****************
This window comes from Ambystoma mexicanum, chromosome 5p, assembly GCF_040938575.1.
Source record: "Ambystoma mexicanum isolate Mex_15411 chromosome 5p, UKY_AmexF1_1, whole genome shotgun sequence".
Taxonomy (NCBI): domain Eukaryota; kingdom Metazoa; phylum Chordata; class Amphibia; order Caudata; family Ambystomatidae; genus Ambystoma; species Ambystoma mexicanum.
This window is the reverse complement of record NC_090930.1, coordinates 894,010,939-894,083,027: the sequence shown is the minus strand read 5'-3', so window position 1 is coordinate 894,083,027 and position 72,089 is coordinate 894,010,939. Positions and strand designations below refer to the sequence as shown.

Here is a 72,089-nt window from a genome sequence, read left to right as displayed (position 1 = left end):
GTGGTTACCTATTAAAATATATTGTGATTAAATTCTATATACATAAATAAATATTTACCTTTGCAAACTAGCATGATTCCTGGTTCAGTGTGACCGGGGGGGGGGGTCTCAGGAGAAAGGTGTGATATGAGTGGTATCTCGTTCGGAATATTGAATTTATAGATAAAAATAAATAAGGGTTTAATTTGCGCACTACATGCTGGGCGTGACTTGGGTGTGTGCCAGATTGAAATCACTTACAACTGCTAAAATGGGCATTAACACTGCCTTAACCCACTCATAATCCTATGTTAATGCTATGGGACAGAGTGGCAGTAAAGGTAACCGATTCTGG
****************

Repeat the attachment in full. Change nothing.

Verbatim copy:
This window comes from Ambystoma mexicanum, chromosome 5p, assembly GCF_040938575.1.
Source record: "Ambystoma mexicanum isolate Mex_15411 chromosome 5p, UKY_AmexF1_1, whole genome shotgun sequence".
Taxonomy (NCBI): domain Eukaryota; kingdom Metazoa; phylum Chordata; class Amphibia; order Caudata; family Ambystomatidae; genus Ambystoma; species Ambystoma mexicanum.
This window is the reverse complement of record NC_090930.1, coordinates 894,010,939-894,083,027: the sequence shown is the minus strand read 5'-3', so window position 1 is coordinate 894,083,027 and position 72,089 is coordinate 894,010,939. Positions and strand designations below refer to the sequence as shown.

Here is a 72,089-nt window from a genome sequence, read left to right as displayed (position 1 = left end):
GTGGTTACCTATTAAAATATATTGTGATTAAATTCTATATACATAAATAAATATTTACCTTTGCAAACTAGCATGATTCCTGGTTCAGTGTGACCGGGGGGGGGGGTCTCAGGAGAAAGGTGTGATATGAGTGGTATCTCGTTCGGAATATTGAATTTATAGATAAAAATAAATAAGGGTTTAATTTGCGCACTACATGCTGGGCGTGACTTGGGTGTGTGCCAGATTGAAATCACTTACAACTGCTAAAATGGGCATTAACACTGCCTTAACCCACTCATAATCCTATGTTAATGCTATGGGACAGAGTGGCAGTAAAGGTAACCGATTCTGG